Goodie Two Shoes Foundation treads path of charity for 10 years

This year marks the 10th anniversary of the Goodie Two Shoes Foundation, a nonprofit group that provides free shoes to children in need.

The woman behind the effort is Nikki Berti. Her husband, Tony, played football for the San Diego Chargers, who had a similar program.

"I grew up in the Midwest in a small town where I didn’t have a lot of exposure to poverty," she said, "whereas Tony had grown up in the heart of Denver and would have been one of the kids we served."

The football team was involved in various charity efforts, one of which gave shoes to children in need.

"We saw the impact of a new pair of shoes and were blown away by it, but for very different reasons," Berti said. "Of all the events that we did in the six years that he played, it was the one (charity effort) I kept thinking about. We took the seed of that idea."

In November 2012, GTSF reached a milestone of outfitting 30,000 children in Southern Nevada. This day, Jan. 17, the organization was at McMillan Elementary School, 7000 Walt Lott Drive, where about 30 smiling children lined up at a time. One girl jumped up and down in excitement, peeking around her giggling classmates to see how close she was to the front.

The children were escorted to chairs on a carpeted area one at a time to have their feet measured. Then it was a short wait in their stocking feet. One girl got cold and stood on her jacket.

One little girl said she hoped to get pink Skechers. She said she hadn’t gotten new shoes in more than a year.

The next stop was the 48-foot trailer, pulled by a beefy Ford dually. It was a traveling shoe store, holding 3,000 pairs.

"We want to make sure that the kids who go through at the end have just as much of a choice as the ones who went through at the beginning," Berti said.

Once inside the trailer, now with new socks on their feet, each child was paired with a volunteer, who helped select the shoes. The `children exited for one last fitting check before heading back to class.

Victor Dominguez, 8, emerged grinning ear to ear, eagerly telling everyone that he was now a size 3. He chose new blue Skechers.

"I used to like blue, but now I like red," Victor said. "But they didn’t have red, so I got blue."

Volunteers said seeing the children’s faces light up was worth being there early in the morning and waiting in the cold. This was Kristina Greer’s third time helping out.

"Kids are not as well off as you’d think in America," Greer said. "I see the way they’re dressed … mismatched clothes and tears in their clothes."

Janice Bruttomesso, a volunteer, said she was there to help for a selfish reason. "It makes me feel great, just seeing the kids and their smiles," she said. "They’re excited; they’re grateful."

Steve Eskelsen, another volunteer, said the children appreciated being able to select any shoe, with the price being no object.

"It’s usually, the mom (says), ‘We can afford this type of shoe. Take it,’ " he said.

This day’s effort cost $10,000. The effort began with just shoes but soon added socks and, sometimes, backpacks and school supplies.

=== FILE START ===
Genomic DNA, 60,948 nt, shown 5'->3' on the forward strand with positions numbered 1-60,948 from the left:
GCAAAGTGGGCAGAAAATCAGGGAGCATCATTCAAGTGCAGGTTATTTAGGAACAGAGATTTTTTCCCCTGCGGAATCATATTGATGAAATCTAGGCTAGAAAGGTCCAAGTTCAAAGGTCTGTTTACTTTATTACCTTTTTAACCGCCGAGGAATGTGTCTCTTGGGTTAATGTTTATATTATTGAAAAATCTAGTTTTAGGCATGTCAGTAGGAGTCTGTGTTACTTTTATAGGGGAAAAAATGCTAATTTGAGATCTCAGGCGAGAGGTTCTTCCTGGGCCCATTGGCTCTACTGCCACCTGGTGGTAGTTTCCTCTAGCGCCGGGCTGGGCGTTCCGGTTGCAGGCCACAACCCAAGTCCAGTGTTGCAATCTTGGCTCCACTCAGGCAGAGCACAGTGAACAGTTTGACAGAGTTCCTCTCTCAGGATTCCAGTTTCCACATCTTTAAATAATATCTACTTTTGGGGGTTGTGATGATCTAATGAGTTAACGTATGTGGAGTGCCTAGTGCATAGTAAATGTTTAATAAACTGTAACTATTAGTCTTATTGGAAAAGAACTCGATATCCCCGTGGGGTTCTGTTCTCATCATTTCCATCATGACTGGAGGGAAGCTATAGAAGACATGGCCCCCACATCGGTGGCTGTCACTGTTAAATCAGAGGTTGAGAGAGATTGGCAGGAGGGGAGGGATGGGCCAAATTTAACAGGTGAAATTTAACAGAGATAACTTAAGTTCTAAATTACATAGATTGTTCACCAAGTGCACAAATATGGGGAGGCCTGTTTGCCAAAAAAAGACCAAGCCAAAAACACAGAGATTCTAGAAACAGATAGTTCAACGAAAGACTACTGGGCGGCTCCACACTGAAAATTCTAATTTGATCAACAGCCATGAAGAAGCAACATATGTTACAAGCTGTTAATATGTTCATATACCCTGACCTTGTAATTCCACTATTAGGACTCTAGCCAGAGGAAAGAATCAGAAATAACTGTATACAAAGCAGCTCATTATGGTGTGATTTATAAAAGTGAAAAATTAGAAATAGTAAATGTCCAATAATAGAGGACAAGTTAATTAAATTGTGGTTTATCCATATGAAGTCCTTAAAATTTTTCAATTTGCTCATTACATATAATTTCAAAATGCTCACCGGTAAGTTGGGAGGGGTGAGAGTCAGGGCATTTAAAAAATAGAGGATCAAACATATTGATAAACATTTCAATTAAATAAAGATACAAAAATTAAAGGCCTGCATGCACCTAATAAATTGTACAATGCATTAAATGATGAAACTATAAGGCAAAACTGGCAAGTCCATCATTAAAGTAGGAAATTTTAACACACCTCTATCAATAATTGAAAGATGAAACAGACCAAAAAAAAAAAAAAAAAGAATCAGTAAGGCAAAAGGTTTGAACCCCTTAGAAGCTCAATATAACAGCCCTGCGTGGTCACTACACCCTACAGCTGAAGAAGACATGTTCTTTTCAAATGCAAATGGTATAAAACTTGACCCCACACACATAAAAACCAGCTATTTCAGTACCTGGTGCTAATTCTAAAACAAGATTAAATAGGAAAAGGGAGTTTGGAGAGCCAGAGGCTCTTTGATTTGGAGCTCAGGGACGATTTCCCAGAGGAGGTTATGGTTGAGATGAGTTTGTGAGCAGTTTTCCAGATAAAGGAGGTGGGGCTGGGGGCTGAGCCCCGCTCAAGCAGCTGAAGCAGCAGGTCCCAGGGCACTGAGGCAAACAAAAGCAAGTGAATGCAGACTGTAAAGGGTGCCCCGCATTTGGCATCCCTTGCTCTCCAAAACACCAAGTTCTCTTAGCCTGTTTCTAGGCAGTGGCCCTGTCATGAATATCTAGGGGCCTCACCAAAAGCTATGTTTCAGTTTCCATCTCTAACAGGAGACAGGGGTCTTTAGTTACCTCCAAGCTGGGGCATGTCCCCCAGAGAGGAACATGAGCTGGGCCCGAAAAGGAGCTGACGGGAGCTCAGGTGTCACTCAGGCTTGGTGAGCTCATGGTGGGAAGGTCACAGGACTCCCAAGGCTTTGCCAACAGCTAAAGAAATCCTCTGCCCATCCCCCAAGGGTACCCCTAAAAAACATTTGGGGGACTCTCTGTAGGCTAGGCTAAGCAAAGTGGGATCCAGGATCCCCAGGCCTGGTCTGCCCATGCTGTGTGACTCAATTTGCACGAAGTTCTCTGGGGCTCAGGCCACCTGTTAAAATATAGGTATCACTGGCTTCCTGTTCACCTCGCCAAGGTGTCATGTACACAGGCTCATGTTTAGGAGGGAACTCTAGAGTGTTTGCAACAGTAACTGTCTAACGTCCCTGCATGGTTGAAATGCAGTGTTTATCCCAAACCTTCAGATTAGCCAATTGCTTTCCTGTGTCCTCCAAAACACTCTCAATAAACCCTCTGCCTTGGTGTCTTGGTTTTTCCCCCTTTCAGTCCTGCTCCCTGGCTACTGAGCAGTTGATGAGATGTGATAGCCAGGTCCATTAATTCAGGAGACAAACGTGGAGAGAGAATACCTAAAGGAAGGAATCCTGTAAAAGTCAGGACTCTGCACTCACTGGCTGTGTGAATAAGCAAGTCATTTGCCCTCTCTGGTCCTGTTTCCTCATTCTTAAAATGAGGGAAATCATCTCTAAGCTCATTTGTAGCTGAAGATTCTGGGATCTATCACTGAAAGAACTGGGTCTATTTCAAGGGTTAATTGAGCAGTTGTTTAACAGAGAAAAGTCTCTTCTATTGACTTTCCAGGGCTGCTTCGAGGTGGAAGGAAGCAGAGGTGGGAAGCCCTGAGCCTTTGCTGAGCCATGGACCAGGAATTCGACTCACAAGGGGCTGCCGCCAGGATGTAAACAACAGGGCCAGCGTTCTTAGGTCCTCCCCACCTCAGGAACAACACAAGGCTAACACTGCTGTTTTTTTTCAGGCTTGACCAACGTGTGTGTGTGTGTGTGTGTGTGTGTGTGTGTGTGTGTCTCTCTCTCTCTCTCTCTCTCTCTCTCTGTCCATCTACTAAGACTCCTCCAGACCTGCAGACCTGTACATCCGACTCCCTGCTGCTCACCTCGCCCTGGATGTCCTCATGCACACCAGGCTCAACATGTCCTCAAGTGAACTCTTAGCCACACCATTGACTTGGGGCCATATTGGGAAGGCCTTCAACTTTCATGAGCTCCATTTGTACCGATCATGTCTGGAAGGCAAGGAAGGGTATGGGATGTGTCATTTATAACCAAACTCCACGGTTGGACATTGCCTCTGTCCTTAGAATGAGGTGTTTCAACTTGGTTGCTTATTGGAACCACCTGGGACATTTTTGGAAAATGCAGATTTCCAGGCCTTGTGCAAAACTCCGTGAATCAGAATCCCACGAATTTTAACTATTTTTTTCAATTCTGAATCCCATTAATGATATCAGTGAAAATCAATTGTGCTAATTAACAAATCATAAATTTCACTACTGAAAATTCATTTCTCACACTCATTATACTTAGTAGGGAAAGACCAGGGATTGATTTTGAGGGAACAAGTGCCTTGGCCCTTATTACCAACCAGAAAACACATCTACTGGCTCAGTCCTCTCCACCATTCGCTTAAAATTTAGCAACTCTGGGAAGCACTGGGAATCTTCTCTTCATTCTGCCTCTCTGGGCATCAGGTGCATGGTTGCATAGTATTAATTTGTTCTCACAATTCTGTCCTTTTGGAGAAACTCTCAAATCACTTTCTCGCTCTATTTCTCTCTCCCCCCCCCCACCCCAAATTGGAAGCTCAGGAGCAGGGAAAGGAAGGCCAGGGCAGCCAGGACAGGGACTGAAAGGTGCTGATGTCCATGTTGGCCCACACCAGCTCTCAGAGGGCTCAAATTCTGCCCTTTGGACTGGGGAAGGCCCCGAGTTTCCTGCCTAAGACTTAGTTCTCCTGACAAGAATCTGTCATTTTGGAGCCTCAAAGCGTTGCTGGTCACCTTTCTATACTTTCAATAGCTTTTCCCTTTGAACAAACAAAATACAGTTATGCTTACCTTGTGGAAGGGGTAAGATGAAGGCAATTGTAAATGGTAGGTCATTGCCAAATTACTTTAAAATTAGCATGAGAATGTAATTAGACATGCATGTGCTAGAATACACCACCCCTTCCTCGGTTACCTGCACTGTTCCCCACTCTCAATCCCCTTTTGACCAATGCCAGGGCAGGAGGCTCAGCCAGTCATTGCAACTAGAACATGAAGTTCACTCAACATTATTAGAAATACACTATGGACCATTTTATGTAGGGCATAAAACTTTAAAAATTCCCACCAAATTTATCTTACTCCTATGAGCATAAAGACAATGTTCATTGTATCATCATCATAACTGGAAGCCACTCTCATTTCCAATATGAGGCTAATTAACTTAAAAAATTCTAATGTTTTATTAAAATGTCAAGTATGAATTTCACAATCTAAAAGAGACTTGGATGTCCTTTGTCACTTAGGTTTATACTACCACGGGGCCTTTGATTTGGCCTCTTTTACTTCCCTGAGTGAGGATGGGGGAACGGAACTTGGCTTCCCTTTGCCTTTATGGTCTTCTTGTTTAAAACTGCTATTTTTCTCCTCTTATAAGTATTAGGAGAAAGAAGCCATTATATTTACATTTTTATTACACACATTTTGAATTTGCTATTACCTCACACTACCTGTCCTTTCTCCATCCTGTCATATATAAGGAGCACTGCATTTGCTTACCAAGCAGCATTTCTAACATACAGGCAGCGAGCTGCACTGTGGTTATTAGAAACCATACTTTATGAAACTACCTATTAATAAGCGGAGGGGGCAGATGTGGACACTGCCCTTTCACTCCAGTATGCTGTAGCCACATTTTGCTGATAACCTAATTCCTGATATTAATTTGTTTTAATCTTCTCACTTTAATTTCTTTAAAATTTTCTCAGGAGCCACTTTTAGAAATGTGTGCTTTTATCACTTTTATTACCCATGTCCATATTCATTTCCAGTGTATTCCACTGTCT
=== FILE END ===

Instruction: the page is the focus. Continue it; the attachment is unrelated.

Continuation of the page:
GTSF identifies children through the Clark County School District’s Free & Reduced Lunch Program. Not content with that restriction, Berti also has schools choose other children with special circumstances.

The truck and hauler is worth nearly $175,000. It was donated in 2009 by the Engelstad Family Foundation. Ten years ago, Goodie Two Shoes worked out of a storage unit and held one-day events where 1,500 children could be supplied. The trailer changed everything, taking it mobile and streamlining the process. The nonprofit group now hosts about 25 distributions a year and supplies approximately 400 children at each event.

Berti said she never envisioned the effort getting this big.

"Even five years ago, if you had asked me, ‘Is this your plan?’ I mean, we drew the Goodie Two Shoes trailer over a bottle of wine on a cocktail napkin as a pipe dream," she said.

The organization has 10,000 pairs of shoes in a warehouse, and some are adult sizes for when it visits middle schools. Up until a year ago, Berti had been going to retailers and buying the shoes as needed. Now, she has supply lines worked out and credits Zappos with helping find vendors. The shoes retail for up to $110 a pair. Goodie Two Shoes negotiates a flat rate with various shoe companies, keeping the cost to $25 per child.

The whole operation is run by Berti and her husband out of their home in southwest Las Vegas. The team includes Riley Kelley, director of programming. Each event requires about 75 volunteers. Last year saw 892 volunteers donate more than 6,200 hours, but they can be a challenge to find. Two days before this event, Berti was scrambling for help, sending out an email plea for 30 more people who could devote six hours to the effort.

What does Berti envision for the next 10 years?

"I see lots of opportunities for what we do," she said. "One of my ideas —- if you’ve ever seen the Tide commercial, they bring in trucks to wash clothes for people at disaster sites —- I think it would be really cool to do disaster response with a mobile unit that has work boots, shovels and gloves."

The foundation is headquartered at 10620 Southern Highlands Parkway. For more information, call 702-617-4027 or visit

Contact Summerlin/Summerlin South View reporter Jan Hogan at or 702-387-2949.

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